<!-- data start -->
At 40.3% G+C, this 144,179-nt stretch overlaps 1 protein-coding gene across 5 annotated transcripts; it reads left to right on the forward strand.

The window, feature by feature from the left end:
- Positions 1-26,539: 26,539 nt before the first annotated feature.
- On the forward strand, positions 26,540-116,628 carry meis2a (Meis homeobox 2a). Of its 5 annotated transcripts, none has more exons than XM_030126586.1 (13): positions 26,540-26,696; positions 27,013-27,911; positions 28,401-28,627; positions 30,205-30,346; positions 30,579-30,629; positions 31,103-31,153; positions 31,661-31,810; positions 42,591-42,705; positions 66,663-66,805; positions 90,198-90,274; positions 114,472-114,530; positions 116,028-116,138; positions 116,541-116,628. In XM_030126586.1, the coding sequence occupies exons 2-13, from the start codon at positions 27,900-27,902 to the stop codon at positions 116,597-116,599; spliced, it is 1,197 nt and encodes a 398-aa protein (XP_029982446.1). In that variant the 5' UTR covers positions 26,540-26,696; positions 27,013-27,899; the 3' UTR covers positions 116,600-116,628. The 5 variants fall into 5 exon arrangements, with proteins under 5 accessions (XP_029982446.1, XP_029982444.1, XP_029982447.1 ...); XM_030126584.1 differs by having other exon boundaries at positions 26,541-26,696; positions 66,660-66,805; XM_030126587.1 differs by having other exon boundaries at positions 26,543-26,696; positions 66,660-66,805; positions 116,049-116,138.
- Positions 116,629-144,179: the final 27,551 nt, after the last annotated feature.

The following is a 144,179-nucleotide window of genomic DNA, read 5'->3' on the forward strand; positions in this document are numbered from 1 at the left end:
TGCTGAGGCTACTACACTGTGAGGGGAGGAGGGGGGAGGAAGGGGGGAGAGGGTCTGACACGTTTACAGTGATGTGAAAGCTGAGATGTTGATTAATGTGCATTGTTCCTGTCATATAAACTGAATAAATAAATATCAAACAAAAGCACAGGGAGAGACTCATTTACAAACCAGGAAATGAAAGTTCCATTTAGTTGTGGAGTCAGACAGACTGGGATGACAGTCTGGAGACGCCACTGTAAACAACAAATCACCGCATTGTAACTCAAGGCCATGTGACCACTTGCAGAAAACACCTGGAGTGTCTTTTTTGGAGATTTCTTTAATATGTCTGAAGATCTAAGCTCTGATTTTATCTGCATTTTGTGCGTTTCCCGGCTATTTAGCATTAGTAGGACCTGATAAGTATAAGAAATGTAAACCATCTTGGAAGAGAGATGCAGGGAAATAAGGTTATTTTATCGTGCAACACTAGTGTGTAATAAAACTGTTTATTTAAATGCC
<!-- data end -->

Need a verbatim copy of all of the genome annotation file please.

At 40.3% G+C, this 144,179-nt stretch overlaps 1 protein-coding gene across 5 annotated transcripts; it reads left to right on the forward strand.

The window, feature by feature from the left end:
- Positions 1-26,539: 26,539 nt before the first annotated feature.
- On the forward strand, positions 26,540-116,628 carry meis2a (Meis homeobox 2a). Of its 5 annotated transcripts, none has more exons than XM_030126586.1 (13): positions 26,540-26,696; positions 27,013-27,911; positions 28,401-28,627; positions 30,205-30,346; positions 30,579-30,629; positions 31,103-31,153; positions 31,661-31,810; positions 42,591-42,705; positions 66,663-66,805; positions 90,198-90,274; positions 114,472-114,530; positions 116,028-116,138; positions 116,541-116,628. In XM_030126586.1, the coding sequence occupies exons 2-13, from the start codon at positions 27,900-27,902 to the stop codon at positions 116,597-116,599; spliced, it is 1,197 nt and encodes a 398-aa protein (XP_029982446.1). In that variant the 5' UTR covers positions 26,540-26,696; positions 27,013-27,899; the 3' UTR covers positions 116,600-116,628. The 5 variants fall into 5 exon arrangements, with proteins under 5 accessions (XP_029982446.1, XP_029982444.1, XP_029982447.1 ...); XM_030126584.1 differs by having other exon boundaries at positions 26,541-26,696; positions 66,660-66,805; XM_030126587.1 differs by having other exon boundaries at positions 26,543-26,696; positions 66,660-66,805; positions 116,049-116,138.
- Positions 116,629-144,179: the final 27,551 nt, after the last annotated feature.

The following is a 144,179-nucleotide window of genomic DNA, read 5'->3' on the forward strand; positions in this document are numbered from 1 at the left end:
TGCTGAGGCTACTACACTGTGAGGGGAGGAGGGGGGAGGAAGGGGGGAGAGGGTCTGACACGTTTACAGTGATGTGAAAGCTGAGATGTTGATTAATGTGCATTGTTCCTGTCATATAAACTGAATAAATAAATATCAAACAAAAGCACAGGGAGAGACTCATTTACAAACCAGGAAATGAAAGTTCCATTTAGTTGTGGAGTCAGACAGACTGGGATGACAGTCTGGAGACGCCACTGTAAACAACAAATCACCGCATTGTAACTCAAGGCCATGTGACCACTTGCAGAAAACACCTGGAGTGTCTTTTTTGGAGATTTCTTTAATATGTCTGAAGATCTAAGCTCTGATTTTATCTGCATTTTGTGCGTTTCCCGGCTATTTAGCATTAGTAGGACCTGATAAGTATAAGAAATGTAAACCATCTTGGAAGAGAGATGCAGGGAAATAAGGTTATTTTATCGTGCAACACTAGTGTGTAATAAAACTGTTTATTTAAATGCC